Page:Southern Historical Society Papers volume 28.djvu/23
A Secret-Service Episode.
My Philadelphia friend, the consignee, had to prove his loyalty before the authorities would permit the caps to be sent forward, and even then the suspicious merchandise was shipped under police escort, consigned to care of Mayor Henry. This official was satisfied to let the stuff go, so I stored the caps in an old house in an unfrequented part of the city, where at night I transferred them to several Saratoga trunks; shipped the trunks to Baltimore; thence continued my journey as a refugee to St. Mary's river, Maryland. Kind friends here assisted me with my "baggage" to the cottage of trusty Captain Bell, who was custodian of my boat. I crossed the Potomac river that night in safety; got government transportation for my precious charge via Fredericksburg to Richmond, and delivered 250,000 percussion caps to General Dimmock, chief ordnance officer of the State of Virginia. Promptly I went back by the same route for more of my "baggage," but the patrol boat chased us, captured my boat, and I escaped with my life by swimming and running my best. However, I managed to run the blockade again on a favorable dark night, and was able to deliver 300,000 more caps to my superior officers. "Running the blockade" across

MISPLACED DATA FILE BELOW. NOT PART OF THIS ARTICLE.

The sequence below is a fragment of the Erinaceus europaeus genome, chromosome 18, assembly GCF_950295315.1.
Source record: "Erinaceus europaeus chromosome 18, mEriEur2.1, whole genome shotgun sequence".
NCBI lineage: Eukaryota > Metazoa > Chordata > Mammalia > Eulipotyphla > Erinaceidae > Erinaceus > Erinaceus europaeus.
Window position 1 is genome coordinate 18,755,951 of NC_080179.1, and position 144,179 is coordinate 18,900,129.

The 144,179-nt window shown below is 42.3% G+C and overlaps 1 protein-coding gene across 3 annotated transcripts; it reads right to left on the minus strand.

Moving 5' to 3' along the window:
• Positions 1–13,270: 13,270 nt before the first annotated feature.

On March 4, 1861, I received orders from Commodore Maury to proceed to New York to purchase 1,000,000 percussion caps for the use of the army of Virginia, and for that purpose obtained a credit from Colonel George Wythe Munford, then Secretary of State for Virginia, for $10,000 gold by draft on a Baltimore banking firm, with instructions to be guided by circumstances in the matters of purchase and conveyance. I started for the Potomac via Port Royal, stopped at Rice's farm, and at night crossed the river in a lugger to Piney Point Light-house, Maryland; went to a point on St. Mary's river, whence I took steamer to Baltimore. Was recognized when I registered at the Maltby House by a northern spy, and forced to get out of the rear entrance of the hotel in short order; drew the gold from the bankers and belted it securely about my body; went by train that day to Philadelphia, where I stopped at the St. Lawrence Hotel; next day to New York, where I registered at Taylor's Hotel; wore conspicuously a Lincoln badge; saw several crack city regiments march down Broadway on their way to the front; purchased 1,000,000 army percussion caps at a store on Liberty street, and ordered them shipped to the address of a friend in Philadelphia. An hour later I was informed that the caps had been seized. I always suspected that the merchant from whom I bought the goods furnished information to the police.